Either way, when considering this dilemma, hummingbird enthusiasts have a moral duty to provide continuous feeder availability for both the resident locals as well as those migrating, if the enthusiast decides to provide feeders during the winter.
Feeding Hummingbirds During the Winter
When all of the nectar flowering plants are dormant for the winter and natural insects are scarce, providing homemade nectar without using artificial dye is the best option. Making your own homemade nectar is easy, cost-effective and all around safer for the hummingbirds.
The two main ingredients are sugar and water. When measured and dissolved correctly, it closely resembles the nectar found in flowers that attract hummingbirds.
The consensus for the best homemade hummingbird nectar recipe is a 1 to 4 ratio of sugar to water. This recipe consists of 1 cup granulated white sugar dissolved in 4 cups of spring or filtered water.
Hummingbirds that choose to be year-round residents rely heavily on available clean feeders away from harsh outside elements in order for them to survive the rough winters.
If you chose to continue to provide nectar in liquid form, the next obstacle to overcome is keeping your hummingbird nectar from freezing. The good news is that there are simple solutions to prevent nectar from freezing. This helps hummingbirds obtain the desperately needed nutrition in order to survive the cold winter temperatures.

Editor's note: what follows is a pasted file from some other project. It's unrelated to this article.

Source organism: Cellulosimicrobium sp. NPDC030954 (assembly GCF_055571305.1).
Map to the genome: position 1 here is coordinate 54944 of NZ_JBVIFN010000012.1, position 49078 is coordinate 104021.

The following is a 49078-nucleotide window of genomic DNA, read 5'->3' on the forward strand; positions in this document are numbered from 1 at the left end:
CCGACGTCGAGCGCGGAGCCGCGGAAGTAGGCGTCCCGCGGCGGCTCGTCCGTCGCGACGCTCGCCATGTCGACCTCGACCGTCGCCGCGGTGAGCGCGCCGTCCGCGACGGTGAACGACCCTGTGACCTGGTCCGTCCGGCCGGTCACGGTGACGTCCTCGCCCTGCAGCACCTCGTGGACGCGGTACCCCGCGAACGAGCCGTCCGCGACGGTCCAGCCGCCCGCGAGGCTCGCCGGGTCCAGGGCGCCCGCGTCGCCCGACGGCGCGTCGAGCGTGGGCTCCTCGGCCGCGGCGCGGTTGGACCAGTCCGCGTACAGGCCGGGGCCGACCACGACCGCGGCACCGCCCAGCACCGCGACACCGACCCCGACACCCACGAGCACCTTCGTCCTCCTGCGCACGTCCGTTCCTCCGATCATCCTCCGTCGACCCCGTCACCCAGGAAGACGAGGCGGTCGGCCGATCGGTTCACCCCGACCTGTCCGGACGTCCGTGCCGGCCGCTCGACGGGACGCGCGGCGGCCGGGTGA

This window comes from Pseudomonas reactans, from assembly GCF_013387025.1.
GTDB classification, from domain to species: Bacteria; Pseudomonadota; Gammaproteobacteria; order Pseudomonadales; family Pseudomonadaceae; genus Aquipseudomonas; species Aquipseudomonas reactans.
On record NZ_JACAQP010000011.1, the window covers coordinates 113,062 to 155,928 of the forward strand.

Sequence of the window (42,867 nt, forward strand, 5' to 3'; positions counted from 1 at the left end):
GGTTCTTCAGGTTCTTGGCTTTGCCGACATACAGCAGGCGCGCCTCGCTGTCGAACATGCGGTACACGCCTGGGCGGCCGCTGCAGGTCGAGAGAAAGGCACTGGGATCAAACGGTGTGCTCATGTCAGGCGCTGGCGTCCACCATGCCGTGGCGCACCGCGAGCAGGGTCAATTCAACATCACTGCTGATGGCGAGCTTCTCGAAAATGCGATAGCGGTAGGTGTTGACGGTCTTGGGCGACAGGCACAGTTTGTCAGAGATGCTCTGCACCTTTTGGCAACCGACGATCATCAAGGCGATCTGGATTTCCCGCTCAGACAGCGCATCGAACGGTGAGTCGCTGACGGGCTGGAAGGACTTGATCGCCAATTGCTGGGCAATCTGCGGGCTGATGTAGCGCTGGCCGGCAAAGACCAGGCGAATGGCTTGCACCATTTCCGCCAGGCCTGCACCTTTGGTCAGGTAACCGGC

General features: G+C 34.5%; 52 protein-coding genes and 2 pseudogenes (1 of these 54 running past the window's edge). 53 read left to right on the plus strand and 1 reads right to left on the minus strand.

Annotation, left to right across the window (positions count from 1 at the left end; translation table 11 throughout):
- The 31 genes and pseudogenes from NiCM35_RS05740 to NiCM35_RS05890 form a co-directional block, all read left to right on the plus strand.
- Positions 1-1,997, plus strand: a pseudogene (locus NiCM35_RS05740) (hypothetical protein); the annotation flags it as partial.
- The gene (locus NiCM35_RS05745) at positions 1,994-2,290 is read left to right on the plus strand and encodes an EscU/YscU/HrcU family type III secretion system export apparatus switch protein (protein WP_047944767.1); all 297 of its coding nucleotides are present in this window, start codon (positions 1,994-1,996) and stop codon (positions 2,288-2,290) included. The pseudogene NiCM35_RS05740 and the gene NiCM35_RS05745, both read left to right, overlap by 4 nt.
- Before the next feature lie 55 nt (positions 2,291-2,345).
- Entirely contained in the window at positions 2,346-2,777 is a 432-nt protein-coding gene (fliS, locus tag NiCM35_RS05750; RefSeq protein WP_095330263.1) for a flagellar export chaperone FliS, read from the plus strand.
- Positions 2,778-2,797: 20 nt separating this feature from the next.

Below is another video showing the importance of keeping feeder nectar available and in fluid form for hungry hummingbirds during cold winter temperatures while avoiding to not harm the hummingbird population.
After researching the migration patterns of the hummingbirds on the Pacific Coast, the Midwest and the Atlantic Coast, it seems to me that there are year-round resident hummingbirds on the East and West coasts of the United States. The hummingbirds in the middle of the United States in the Midwest migrate south to warmer lands.
Since there are resident hummingbirds in cold climates on both sides of the U.S. I feel obligated to help them survive during the cold and bitter months by providing critical nectar refueling stations for both those that are locals as well as for those stragglers that might be migrating.
I agree with providing the hummingbirds with fresh nectar however, I disagree with removing the feeders at the first sign of frost or during the winter. There are some hummingbirds that are local and do not migrate that depend on the nectar from the feeders for their survival.
I want to help the young, old and injured hummingbirds that simply cannot migrate. In my opinion, taking down hummingbird feeders after other sources of nectar are killed by frost is inhumane.
Happy Hummingbird Watching!